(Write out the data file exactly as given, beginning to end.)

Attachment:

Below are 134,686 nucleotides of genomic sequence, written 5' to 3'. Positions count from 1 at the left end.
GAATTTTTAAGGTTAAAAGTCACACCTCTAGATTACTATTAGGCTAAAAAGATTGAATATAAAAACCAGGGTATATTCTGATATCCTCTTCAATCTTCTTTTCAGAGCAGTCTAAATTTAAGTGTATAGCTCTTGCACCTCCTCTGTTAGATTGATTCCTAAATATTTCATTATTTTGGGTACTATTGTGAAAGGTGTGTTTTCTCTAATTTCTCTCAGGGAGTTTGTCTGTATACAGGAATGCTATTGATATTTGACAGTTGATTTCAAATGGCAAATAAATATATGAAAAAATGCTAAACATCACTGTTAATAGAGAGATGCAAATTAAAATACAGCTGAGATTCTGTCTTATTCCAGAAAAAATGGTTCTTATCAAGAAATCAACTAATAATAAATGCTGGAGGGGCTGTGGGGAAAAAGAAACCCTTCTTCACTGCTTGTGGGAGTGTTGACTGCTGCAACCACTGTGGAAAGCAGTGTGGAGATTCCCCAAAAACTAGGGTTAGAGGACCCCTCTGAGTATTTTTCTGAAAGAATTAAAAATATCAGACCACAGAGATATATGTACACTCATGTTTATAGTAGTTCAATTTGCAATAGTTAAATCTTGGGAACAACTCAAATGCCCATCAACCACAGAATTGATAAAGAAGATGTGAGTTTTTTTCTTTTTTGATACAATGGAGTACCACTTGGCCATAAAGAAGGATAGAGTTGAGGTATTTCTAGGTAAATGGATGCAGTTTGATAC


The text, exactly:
Below are 134,686 nucleotides of genomic sequence, written 5' to 3'. Positions count from 1 at the left end.
GAATTTTTAAGGTTAAAAGTCACACCTCTAGATTACTATTAGGCTAAAAAGATTGAATATAAAAACCAGGGTATATTCTGATATCCTCTTCAATCTTCTTTTCAGAGCAGTCTAAATTTAAGTGTATAGCTCTTGCACCTCCTCTGTTAGATTGATTCCTAAATATTTCATTATTTTGGGTACTATTGTGAAAGGTGTGTTTTCTCTAATTTCTCTCAGGGAGTTTGTCTGTATACAGGAATGCTATTGATATTTGACAGTTGATTTCAAATGGCAAATAAATATATGAAAAAATGCTAAACATCACTGTTAATAGAGAGATGCAAATTAAAATACAGCTGAGATTCTGTCTTATTCCAGAAAAAATGGTTCTTATCAAGAAATCAACTAATAATAAATGCTGGAGGGGCTGTGGGGAAAAAGAAACCCTTCTTCACTGCTTGTGGGAGTGTTGACTGCTGCAACCACTGTGGAAAGCAGTGTGGAGATTCCCCAAAAACTAGGGTTAGAGGACCCCTCTGAGTATTTTTCTGAAAGAATTAAAAATATCAGACCACAGAGATATATGTACACTCATGTTTATAGTAGTTCAATTTGCAATAGTTAAATCTTGGGAACAACTCAAATGCCCATCAACCACAGAATTGATAAAGAAGATGTGAGTTTTTTTCTTTTTTGATACAATGGAGTACCACTTGGCCATAAAGAAGGATAGAGTTGAGGTATTTCTAGGTAAATGGATGCAGTTTGATAC